Bankers could cut back on spending

Costs must be reduced, travel is being limited, and savings on consultants are being achieved.

The start of the week was explosive. Credit Suisse has announced that Andreas Gerber, head of its corporate banking division, is leaving the organization. One of the few fields where CS was unquestionably superior against the new rulers from UBS was corporate banking.

The reason why Gerber, who had worked at CS since 1989, had to depart quickly became the subject of rumors. He failed the required CBT exam, according to research by the SonntagsZeitung. The term “cross-border training” is CBT. It involves maintaining compliance with all the rules and restrictions that apply to international banking. Twice a year, this has to be done. Swiss banks have had problems much too frequently as a result of careless staff.

Most people have taken the test much too frequently to take it seriously now. According to legend, Gerber had the helper complete the questionnaire. No one can verify this version. However, it would be compatible with the zero-tolerance policy UBS intends to institute at CS.

Daniel Hunziker, who was formerly in charge of overseeing the assets of pension funds, will succeed Gerber. As a sort of side job, he will now take over as the head of corporate banking. Despite the fact that asset management and corporate banking seldom ever interact.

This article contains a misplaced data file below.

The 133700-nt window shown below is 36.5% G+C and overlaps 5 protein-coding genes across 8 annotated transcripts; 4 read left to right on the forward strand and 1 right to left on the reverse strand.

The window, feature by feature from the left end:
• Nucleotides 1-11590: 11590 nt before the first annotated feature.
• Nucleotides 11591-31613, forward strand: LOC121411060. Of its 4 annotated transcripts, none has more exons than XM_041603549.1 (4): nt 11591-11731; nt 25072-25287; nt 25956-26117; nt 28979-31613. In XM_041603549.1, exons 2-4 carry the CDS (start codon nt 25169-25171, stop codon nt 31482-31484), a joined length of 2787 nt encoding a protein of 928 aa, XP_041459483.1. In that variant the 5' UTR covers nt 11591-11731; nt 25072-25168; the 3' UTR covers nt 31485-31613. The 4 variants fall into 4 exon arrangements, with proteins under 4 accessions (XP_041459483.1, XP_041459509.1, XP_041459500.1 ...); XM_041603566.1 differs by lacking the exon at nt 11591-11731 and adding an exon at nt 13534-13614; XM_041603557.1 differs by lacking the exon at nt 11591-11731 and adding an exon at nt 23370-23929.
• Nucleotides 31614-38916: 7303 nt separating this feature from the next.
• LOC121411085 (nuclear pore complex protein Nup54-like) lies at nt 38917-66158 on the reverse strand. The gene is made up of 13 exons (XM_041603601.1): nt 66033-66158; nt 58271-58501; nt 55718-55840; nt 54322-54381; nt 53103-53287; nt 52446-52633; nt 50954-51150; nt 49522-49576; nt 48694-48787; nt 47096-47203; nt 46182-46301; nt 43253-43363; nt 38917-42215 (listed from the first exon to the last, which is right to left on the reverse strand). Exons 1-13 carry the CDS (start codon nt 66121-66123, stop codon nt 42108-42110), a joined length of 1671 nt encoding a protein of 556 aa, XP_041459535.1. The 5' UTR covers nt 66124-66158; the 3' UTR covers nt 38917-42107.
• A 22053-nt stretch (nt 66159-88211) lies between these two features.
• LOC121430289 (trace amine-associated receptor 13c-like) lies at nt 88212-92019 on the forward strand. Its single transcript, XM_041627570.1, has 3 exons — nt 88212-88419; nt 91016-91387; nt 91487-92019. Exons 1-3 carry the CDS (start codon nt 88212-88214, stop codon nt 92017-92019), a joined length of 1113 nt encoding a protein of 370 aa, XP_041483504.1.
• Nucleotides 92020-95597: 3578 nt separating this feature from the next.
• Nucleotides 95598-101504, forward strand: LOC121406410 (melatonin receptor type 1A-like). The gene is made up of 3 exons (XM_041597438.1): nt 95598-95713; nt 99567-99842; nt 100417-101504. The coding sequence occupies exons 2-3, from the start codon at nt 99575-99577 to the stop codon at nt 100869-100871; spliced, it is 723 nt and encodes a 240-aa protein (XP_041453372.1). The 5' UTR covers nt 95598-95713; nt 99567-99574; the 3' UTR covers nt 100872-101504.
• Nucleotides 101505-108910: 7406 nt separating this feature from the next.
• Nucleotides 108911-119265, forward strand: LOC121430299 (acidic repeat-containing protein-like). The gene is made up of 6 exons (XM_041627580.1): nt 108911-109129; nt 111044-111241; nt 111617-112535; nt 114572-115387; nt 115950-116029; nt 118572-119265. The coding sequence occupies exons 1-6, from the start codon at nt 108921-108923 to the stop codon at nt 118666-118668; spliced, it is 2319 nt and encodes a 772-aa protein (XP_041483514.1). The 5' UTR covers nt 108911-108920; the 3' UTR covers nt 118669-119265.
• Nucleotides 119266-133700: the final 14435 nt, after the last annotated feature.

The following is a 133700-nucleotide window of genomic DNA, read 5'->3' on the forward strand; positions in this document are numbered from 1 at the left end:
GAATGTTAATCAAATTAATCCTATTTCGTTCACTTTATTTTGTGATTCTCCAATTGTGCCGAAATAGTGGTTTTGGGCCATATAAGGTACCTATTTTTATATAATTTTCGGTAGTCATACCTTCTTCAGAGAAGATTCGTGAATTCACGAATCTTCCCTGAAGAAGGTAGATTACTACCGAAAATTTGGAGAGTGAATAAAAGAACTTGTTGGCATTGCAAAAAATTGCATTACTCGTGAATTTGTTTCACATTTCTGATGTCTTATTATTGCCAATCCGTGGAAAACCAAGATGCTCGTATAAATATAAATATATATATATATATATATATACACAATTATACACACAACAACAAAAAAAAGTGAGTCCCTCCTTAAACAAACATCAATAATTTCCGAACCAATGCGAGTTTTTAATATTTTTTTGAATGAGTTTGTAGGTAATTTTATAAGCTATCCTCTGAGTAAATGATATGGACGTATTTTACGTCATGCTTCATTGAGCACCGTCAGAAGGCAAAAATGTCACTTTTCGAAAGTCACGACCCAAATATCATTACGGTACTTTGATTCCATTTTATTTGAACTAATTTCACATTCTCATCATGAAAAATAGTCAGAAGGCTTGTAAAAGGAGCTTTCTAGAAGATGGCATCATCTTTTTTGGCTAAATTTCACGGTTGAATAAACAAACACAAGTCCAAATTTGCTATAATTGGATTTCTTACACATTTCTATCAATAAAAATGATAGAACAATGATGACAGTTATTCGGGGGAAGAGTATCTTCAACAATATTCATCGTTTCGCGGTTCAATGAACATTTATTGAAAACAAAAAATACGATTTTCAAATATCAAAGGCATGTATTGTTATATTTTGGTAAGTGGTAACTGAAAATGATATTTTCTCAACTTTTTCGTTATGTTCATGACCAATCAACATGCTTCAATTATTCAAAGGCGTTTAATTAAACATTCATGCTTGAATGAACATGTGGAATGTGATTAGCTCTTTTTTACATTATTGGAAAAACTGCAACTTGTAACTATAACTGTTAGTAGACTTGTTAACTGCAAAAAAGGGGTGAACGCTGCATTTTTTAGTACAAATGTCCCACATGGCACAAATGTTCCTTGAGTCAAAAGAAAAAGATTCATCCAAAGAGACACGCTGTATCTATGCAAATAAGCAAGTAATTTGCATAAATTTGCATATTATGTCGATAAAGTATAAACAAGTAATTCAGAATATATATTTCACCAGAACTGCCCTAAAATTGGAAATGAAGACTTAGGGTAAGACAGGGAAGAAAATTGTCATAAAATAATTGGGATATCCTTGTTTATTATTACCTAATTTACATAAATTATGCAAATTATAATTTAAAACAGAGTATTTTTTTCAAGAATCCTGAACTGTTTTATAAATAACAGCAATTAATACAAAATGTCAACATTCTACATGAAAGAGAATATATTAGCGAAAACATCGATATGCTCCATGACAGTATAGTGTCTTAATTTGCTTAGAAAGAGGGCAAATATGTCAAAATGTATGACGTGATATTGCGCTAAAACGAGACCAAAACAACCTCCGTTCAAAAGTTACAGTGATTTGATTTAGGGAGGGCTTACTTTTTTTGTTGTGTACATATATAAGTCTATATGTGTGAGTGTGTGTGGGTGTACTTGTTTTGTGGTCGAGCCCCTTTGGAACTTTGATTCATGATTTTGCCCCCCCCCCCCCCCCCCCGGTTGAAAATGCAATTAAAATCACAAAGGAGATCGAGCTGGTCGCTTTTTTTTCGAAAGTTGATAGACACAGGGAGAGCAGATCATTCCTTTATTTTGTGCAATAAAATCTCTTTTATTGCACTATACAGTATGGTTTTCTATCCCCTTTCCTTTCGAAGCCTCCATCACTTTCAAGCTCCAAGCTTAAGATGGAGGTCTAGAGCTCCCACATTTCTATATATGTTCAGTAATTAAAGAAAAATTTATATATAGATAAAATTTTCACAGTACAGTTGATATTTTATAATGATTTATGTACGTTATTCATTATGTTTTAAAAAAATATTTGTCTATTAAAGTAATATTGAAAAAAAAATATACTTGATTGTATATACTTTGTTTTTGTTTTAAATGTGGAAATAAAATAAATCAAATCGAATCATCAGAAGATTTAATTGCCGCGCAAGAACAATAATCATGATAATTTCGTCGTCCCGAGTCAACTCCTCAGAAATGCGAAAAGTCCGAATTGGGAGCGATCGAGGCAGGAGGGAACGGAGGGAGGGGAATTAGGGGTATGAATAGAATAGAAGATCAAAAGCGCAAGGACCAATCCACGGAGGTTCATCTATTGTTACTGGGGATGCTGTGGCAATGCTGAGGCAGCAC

ruthless savings plan

The austerity policies were put into practice last week at the third level of management. Lists were created as a result for the September “Reduction in Force” (RIF) program. The steps were as follows: A strategy to retain 30% of the personnel in the new combined department had to be developed by the two business unit leaders, one from UBS and one from CS. Not only would CS workers lose their jobs, but also UBS staff would be concerned about their future employment. In reality, many more CS personnel would have to be let go than UBSers, according to one employee.

Additionally, there is a savings program for all other direct expenditures, such as expenses, travel, software licensing, and, most importantly, consultants, which are incurred in addition to labor costs. Another 10 to 20 percent of savings must be made here as well.

To be empty Uetlihof

Real estate-wise, it seems evident that the Zurich Uetlihof is to be demolished. Investment bankers, corporate clientele, and much more were centered there up to this point. The majority of this will now be relocated to an Opfikon UBS facility.
Who will utilize the Uetlihof in the future is unknown. CS is still required to pay the Norwegian Sovereign Wealth Fund for the ten-year lease even if the building is their own. Unnecessary expenses of half a billion francs will be incurred if a new tenant cannot be found. Apparently, UBS is still attempting to convince the city of Zurich to purchase the structures. Due of the Norwegians’ high pricing expectations, a first attempt last year failed.

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